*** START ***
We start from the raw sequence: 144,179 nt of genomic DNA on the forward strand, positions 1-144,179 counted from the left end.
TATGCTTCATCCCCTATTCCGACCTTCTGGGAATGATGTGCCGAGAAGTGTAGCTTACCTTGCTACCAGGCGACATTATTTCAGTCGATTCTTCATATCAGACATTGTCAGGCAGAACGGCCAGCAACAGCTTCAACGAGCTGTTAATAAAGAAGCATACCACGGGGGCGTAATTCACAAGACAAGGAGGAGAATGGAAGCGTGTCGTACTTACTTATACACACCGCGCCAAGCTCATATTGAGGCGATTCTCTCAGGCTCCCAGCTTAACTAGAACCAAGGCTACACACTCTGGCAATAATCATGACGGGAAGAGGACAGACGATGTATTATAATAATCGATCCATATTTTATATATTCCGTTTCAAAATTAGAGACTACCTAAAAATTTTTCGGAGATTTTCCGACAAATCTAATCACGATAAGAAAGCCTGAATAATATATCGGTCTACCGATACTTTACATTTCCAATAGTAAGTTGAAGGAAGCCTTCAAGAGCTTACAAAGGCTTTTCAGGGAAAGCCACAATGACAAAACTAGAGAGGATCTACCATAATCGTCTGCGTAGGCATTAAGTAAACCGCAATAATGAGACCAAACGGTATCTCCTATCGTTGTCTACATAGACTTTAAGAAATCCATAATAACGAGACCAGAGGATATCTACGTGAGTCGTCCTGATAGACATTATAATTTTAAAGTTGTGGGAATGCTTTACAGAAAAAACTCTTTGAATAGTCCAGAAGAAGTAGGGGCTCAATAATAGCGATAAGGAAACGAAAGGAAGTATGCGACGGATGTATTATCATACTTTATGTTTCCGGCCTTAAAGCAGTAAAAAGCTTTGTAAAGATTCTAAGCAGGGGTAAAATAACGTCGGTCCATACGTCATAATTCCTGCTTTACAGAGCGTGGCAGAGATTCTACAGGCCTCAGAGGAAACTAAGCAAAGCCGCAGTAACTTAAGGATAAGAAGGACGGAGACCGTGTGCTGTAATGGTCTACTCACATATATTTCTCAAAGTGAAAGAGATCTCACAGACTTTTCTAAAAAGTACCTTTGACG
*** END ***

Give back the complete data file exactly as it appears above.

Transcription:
We start from the raw sequence: 144,179 nt of genomic DNA on the forward strand, positions 1-144,179 counted from the left end.
TATGCTTCATCCCCTATTCCGACCTTCTGGGAATGATGTGCCGAGAAGTGTAGCTTACCTTGCTACCAGGCGACATTATTTCAGTCGATTCTTCATATCAGACATTGTCAGGCAGAACGGCCAGCAACAGCTTCAACGAGCTGTTAATAAAGAAGCATACCACGGGGGCGTAATTCACAAGACAAGGAGGAGAATGGAAGCGTGTCGTACTTACTTATACACACCGCGCCAAGCTCATATTGAGGCGATTCTCTCAGGCTCCCAGCTTAACTAGAACCAAGGCTACACACTCTGGCAATAATCATGACGGGAAGAGGACAGACGATGTATTATAATAATCGATCCATATTTTATATATTCCGTTTCAAAATTAGAGACTACCTAAAAATTTTTCGGAGATTTTCCGACAAATCTAATCACGATAAGAAAGCCTGAATAATATATCGGTCTACCGATACTTTACATTTCCAATAGTAAGTTGAAGGAAGCCTTCAAGAGCTTACAAAGGCTTTTCAGGGAAAGCCACAATGACAAAACTAGAGAGGATCTACCATAATCGTCTGCGTAGGCATTAAGTAAACCGCAATAATGAGACCAAACGGTATCTCCTATCGTTGTCTACATAGACTTTAAGAAATCCATAATAACGAGACCAGAGGATATCTACGTGAGTCGTCCTGATAGACATTATAATTTTAAAGTTGTGGGAATGCTTTACAGAAAAAACTCTTTGAATAGTCCAGAAGAAGTAGGGGCTCAATAATAGCGATAAGGAAACGAAAGGAAGTATGCGACGGATGTATTATCATACTTTATGTTTCCGGCCTTAAAGCAGTAAAAAGCTTTGTAAAGATTCTAAGCAGGGGTAAAATAACGTCGGTCCATACGTCATAATTCCTGCTTTACAGAGCGTGGCAGAGATTCTACAGGCCTCAGAGGAAACTAAGCAAAGCCGCAGTAACTTAAGGATAAGAAGGACGGAGACCGTGTGCTGTAATGGTCTACTCACATATATTTCTCAAAGTGAAAGAGATCTCACAGACTTTTCTAAAAAGTACCTTTGACG